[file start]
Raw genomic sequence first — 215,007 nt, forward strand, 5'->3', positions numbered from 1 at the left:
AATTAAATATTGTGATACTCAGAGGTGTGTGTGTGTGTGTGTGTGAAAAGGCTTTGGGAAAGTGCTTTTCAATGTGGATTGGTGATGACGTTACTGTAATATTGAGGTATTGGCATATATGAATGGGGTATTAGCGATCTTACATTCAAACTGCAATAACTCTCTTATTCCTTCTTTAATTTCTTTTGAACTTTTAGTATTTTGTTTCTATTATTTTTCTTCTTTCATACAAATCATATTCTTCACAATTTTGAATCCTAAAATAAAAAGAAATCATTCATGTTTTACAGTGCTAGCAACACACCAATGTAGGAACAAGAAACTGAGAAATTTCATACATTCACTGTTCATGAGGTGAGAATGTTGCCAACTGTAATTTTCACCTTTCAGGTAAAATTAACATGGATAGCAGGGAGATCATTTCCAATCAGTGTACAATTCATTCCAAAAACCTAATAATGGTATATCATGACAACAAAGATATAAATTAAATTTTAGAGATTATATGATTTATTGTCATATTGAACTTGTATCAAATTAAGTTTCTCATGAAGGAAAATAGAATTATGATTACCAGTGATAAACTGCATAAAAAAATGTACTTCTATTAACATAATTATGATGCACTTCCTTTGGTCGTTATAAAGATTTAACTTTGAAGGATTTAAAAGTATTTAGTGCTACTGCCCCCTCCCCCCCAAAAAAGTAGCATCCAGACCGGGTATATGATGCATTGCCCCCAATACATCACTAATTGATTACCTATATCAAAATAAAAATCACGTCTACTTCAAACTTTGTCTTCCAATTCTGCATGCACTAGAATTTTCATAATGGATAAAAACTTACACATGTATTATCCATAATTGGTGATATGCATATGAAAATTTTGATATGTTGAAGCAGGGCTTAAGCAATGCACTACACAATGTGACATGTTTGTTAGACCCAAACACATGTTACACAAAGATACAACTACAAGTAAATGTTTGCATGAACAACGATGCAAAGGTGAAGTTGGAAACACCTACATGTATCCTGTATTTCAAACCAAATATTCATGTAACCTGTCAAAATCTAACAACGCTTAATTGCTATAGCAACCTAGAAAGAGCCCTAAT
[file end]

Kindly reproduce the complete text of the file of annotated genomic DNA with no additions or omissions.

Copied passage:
Raw genomic sequence first — 215,007 nt, forward strand, 5'->3', positions numbered from 1 at the left:
AATTAAATATTGTGATACTCAGAGGTGTGTGTGTGTGTGTGTGTGAAAAGGCTTTGGGAAAGTGCTTTTCAATGTGGATTGGTGATGACGTTACTGTAATATTGAGGTATTGGCATATATGAATGGGGTATTAGCGATCTTACATTCAAACTGCAATAACTCTCTTATTCCTTCTTTAATTTCTTTTGAACTTTTAGTATTTTGTTTCTATTATTTTTCTTCTTTCATACAAATCATATTCTTCACAATTTTGAATCCTAAAATAAAAAGAAATCATTCATGTTTTACAGTGCTAGCAACACACCAATGTAGGAACAAGAAACTGAGAAATTTCATACATTCACTGTTCATGAGGTGAGAATGTTGCCAACTGTAATTTTCACCTTTCAGGTAAAATTAACATGGATAGCAGGGAGATCATTTCCAATCAGTGTACAATTCATTCCAAAAACCTAATAATGGTATATCATGACAACAAAGATATAAATTAAATTTTAGAGATTATATGATTTATTGTCATATTGAACTTGTATCAAATTAAGTTTCTCATGAAGGAAAATAGAATTATGATTACCAGTGATAAACTGCATAAAAAAATGTACTTCTATTAACATAATTATGATGCACTTCCTTTGGTCGTTATAAAGATTTAACTTTGAAGGATTTAAAAGTATTTAGTGCTACTGCCCCCTCCCCCCCAAAAAAGTAGCATCCAGACCGGGTATATGATGCATTGCCCCCAATACATCACTAATTGATTACCTATATCAAAATAAAAATCACGTCTACTTCAAACTTTGTCTTCCAATTCTGCATGCACTAGAATTTTCATAATGGATAAAAACTTACACATGTATTATCCATAATTGGTGATATGCATATGAAAATTTTGATATGTTGAAGCAGGGCTTAAGCAATGCACTACACAATGTGACATGTTTGTTAGACCCAAACACATGTTACACAAAGATACAACTACAAGTAAATGTTTGCATGAACAACGATGCAAAGGTGAAGTTGGAAACACCTACATGTATCCTGTATTTCAAACCAAATATTCATGTAACCTGTCAAAATCTAACAACGCTTAATTGCTATAGCAACCTAGAAAGAGCCCTAAT